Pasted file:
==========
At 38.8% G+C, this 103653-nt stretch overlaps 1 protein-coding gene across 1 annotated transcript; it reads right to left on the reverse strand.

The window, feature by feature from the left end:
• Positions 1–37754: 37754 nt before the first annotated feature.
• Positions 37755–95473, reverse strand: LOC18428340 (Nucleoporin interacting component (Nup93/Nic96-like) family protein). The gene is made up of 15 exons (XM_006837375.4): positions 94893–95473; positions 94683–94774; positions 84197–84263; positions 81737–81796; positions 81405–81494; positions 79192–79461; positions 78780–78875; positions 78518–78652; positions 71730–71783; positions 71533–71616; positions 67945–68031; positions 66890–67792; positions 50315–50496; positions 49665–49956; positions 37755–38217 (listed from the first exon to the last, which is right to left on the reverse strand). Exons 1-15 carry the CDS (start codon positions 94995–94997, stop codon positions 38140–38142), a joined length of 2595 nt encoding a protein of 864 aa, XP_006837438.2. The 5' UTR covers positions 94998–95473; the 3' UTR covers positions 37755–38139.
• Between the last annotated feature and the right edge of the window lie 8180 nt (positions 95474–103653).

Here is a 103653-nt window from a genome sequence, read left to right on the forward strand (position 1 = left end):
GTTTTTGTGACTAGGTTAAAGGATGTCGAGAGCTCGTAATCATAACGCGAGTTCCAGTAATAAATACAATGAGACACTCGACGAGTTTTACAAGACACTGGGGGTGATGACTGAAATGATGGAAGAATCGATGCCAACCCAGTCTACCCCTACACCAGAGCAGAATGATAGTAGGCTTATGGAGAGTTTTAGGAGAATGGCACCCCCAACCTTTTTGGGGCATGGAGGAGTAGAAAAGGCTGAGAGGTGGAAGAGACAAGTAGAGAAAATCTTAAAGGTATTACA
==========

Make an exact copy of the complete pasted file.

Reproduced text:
At 38.8% G+C, this 103653-nt stretch overlaps 1 protein-coding gene across 1 annotated transcript; it reads right to left on the reverse strand.

The window, feature by feature from the left end:
• Positions 1–37754: 37754 nt before the first annotated feature.
• Positions 37755–95473, reverse strand: LOC18428340 (Nucleoporin interacting component (Nup93/Nic96-like) family protein). The gene is made up of 15 exons (XM_006837375.4): positions 94893–95473; positions 94683–94774; positions 84197–84263; positions 81737–81796; positions 81405–81494; positions 79192–79461; positions 78780–78875; positions 78518–78652; positions 71730–71783; positions 71533–71616; positions 67945–68031; positions 66890–67792; positions 50315–50496; positions 49665–49956; positions 37755–38217 (listed from the first exon to the last, which is right to left on the reverse strand). Exons 1-15 carry the CDS (start codon positions 94995–94997, stop codon positions 38140–38142), a joined length of 2595 nt encoding a protein of 864 aa, XP_006837438.2. The 5' UTR covers positions 94998–95473; the 3' UTR covers positions 37755–38139.
• Between the last annotated feature and the right edge of the window lie 8180 nt (positions 95474–103653).

Here is a 103653-nt window from a genome sequence, read left to right on the forward strand (position 1 = left end):
GTTTTTGTGACTAGGTTAAAGGATGTCGAGAGCTCGTAATCATAACGCGAGTTCCAGTAATAAATACAATGAGACACTCGACGAGTTTTACAAGACACTGGGGGTGATGACTGAAATGATGGAAGAATCGATGCCAACCCAGTCTACCCCTACACCAGAGCAGAATGATAGTAGGCTTATGGAGAGTTTTAGGAGAATGGCACCCCCAACCTTTTTGGGGCATGGAGGAGTAGAAAAGGCTGAGAGGTGGAAGAGACAAGTAGAGAAAATCTTAAAGGTATTACA